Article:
Candidates hold widely varying views in 3rd District, U.S. House contest

Election 2016

by Mary Rupert

Two of the candidates running for U.S. House of Representatives, 3rd District, attended the election forum held July 12 at Kansas City Kansas Community College.

Democrat Nathaniel McLaughlin and Republican Greg Goode had very different views of what to do about national issues. Incumbent Rep. Kevin Yoder, a Republican, and another Democratic challenger, Jay Sidie, did not attend the forum. Chuck Schlittler asked the questions of the 3rd District candidates. The forum was sponsored by Business West, neighborhood business organizations and KCKCC.

As the campaign winds down toward primary election day Aug. 2, the Center for Responsive Politics ( reported that incumbent Rep. Yoder had a huge lead in funds raised, with $1.9 million to the next highest candidate, Jay Sidie, who reported $113,332 as of July 13. Candidate Goode reported $31,840 while McLaughlin reported raising $14,989.

McLaughlin, a resident of Kansas City, Kan., said at the forum that he wants to assure America remains second to none in gross national output, education, health and defense.

“I will not automatically be an adversary to those on the opposite aisle,” he said, as no one party is always right or wrong. However, he would not bend on his principles, he added.

On the issue of gun control, he said he would use the Supreme Court Heller decision to take the military-style weapons off the streets.

Clean energy is a focus, he said, and it and sustainability will ensure a healthy population.

He is in favor of the Affordable Health Care Act, and if elected, he would establish a commission to ascertain the effects of the legislation on small business owners, because the district he represents has many small business owners.

He said he would use his business knowledge from the real estate business to bring issues to the table that small business owners will face, including overtime, minimum wage and workers compensation in 2017.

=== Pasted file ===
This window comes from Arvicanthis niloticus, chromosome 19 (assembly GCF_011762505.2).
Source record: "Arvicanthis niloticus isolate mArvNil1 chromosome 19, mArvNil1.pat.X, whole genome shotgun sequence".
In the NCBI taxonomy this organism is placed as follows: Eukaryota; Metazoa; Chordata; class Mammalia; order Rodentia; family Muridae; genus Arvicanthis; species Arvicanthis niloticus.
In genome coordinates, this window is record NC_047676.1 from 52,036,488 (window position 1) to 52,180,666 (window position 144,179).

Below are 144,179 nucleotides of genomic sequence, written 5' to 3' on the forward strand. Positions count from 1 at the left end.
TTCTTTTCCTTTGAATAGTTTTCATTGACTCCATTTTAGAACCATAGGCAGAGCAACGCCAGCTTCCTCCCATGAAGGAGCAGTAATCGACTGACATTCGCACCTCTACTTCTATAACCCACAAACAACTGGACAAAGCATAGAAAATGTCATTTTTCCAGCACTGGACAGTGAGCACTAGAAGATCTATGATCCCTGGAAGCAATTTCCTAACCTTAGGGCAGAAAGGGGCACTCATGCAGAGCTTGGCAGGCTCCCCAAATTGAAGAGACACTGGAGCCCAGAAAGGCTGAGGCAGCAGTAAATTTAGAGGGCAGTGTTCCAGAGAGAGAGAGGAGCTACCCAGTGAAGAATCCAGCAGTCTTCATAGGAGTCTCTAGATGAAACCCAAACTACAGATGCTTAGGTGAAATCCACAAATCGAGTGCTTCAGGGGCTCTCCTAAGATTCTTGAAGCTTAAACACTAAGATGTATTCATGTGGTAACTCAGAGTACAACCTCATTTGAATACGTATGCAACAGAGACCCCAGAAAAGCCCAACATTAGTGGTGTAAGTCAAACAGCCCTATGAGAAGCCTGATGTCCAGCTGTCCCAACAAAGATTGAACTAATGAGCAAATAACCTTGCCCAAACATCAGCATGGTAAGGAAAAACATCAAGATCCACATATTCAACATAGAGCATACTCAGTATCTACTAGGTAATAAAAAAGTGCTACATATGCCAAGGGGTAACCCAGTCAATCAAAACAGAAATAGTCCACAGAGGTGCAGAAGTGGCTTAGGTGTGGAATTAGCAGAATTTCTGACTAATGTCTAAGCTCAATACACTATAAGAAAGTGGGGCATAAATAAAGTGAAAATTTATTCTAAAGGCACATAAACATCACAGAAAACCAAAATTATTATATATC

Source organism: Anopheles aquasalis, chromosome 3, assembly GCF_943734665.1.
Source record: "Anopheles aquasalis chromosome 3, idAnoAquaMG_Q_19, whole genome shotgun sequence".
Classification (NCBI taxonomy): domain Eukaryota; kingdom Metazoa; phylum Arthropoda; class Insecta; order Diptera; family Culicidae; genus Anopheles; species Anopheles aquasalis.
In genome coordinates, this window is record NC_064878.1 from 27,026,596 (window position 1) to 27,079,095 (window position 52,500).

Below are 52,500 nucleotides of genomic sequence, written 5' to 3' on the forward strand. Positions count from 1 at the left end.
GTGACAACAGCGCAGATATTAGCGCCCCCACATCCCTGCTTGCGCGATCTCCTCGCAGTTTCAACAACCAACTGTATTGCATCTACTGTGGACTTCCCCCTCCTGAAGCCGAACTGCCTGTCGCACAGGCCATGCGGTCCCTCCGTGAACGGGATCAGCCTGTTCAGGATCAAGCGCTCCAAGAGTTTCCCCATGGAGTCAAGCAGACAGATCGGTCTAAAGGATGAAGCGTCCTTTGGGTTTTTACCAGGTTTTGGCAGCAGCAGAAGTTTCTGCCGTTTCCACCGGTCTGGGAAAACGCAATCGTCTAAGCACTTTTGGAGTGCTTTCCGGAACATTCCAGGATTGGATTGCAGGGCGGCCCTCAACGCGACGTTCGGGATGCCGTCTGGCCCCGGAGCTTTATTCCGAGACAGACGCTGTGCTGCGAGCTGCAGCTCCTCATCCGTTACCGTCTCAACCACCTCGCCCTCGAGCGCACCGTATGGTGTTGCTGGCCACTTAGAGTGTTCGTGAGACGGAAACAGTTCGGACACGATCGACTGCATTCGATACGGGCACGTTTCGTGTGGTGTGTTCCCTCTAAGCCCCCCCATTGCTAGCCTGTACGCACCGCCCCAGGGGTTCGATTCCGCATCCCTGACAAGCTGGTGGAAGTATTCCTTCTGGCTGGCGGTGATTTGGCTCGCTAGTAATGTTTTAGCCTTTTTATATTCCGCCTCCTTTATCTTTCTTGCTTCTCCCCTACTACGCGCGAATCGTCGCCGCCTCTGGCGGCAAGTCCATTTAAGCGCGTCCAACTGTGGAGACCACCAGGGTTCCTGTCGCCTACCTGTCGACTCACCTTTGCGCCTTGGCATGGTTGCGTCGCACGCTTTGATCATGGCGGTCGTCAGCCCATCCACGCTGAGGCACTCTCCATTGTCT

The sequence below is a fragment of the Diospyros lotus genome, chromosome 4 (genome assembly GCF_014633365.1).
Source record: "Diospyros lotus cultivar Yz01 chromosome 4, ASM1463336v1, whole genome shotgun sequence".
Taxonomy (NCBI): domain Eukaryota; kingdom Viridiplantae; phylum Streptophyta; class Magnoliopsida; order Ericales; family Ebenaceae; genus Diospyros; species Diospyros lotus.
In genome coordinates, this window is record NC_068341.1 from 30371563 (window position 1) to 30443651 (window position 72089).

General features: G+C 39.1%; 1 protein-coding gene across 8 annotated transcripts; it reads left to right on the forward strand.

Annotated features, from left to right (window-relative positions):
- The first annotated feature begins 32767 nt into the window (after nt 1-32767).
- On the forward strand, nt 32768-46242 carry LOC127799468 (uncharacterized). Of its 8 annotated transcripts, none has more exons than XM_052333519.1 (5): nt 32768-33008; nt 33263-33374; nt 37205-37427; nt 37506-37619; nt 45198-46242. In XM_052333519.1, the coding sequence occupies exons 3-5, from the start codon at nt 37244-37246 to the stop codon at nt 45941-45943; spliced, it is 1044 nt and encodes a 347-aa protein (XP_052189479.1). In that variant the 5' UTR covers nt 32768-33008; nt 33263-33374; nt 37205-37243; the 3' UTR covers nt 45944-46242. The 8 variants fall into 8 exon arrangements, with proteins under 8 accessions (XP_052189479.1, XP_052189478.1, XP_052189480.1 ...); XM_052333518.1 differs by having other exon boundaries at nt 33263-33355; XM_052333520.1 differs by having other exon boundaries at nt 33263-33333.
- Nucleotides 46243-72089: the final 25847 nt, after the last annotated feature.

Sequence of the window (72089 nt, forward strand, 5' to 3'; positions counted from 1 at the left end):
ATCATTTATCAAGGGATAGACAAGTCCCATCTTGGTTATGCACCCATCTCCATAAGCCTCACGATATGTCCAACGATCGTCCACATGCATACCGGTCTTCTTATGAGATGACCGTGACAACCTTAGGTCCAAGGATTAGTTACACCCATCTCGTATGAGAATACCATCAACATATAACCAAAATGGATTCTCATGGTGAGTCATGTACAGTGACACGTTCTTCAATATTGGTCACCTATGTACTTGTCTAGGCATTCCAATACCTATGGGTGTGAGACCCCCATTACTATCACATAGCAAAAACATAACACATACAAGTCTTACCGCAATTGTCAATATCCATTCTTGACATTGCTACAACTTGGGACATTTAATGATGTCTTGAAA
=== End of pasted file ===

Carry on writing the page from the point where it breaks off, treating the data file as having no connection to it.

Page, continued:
McLaughlin is a past president of the Kansas City, Kan., NAACP and the Kansas State NAACP, has served as the chairman of the Wyandotte County Black Democrats Caucus and also has been a commissioner from 2005 to 2011 of the Kansas City, Kan., Housing Authority Board.

Greg Goode, a retired U.S. Army lieutenant colonel who lives in Louisburg, Kan., said, “The voters have not had a choice since 2010,” he said. “The voters deserve a choice.”

He said the current establishment was dominated by career politicians who have spent the nation into a debt of $19 billion.

He said Republicans owe it to the nation to elect people who do not represent the political class but represent the voters. He intends to stay away from political action committee money, stay away from special interests and get in touch with the voters, he said.

He said he is walking door to door every day, and intends to give the voters in Wyandotte County a voice in Washington, D.C.

Goode said his top issue would be to “stop the insane spending.” His second top issue is pro-life, he said. He is against abortion and also supports pro-life issues for the elderly.

McLaughlin said he believes the federal government should only do those things that it has been given authority to do. He also said it was very important for every citizen to have fair and equal access to the voting booth.

McLaughlin is a proponent of securing the borders, and he also said he believes undocumented immigrants who are already in America should have a fair path to citizenship. “I would not be talking about building a wall or breaking up families,” he said.

Goode said the border between East and West Germany was controlled for 50 years, and America could control its border to the south with Mexico.

He said it was a “travesty to see immigration laws totally disregarded. Until we start with more security, how can you enforce any immigration laws?”

McLaughlin said the rhetoric and the race-baiting that is being done by some who seek the highest office in the land should be removed from the evening news and the race-baiting talk should be removed from radio.

While community and state policing is a state duty, not a federal government responsibility, McLaughlin said programs could be developed at the federal level that would encourage communities to talk to each other. He said he had been very encouraged to communicate often with a command officer on the police force.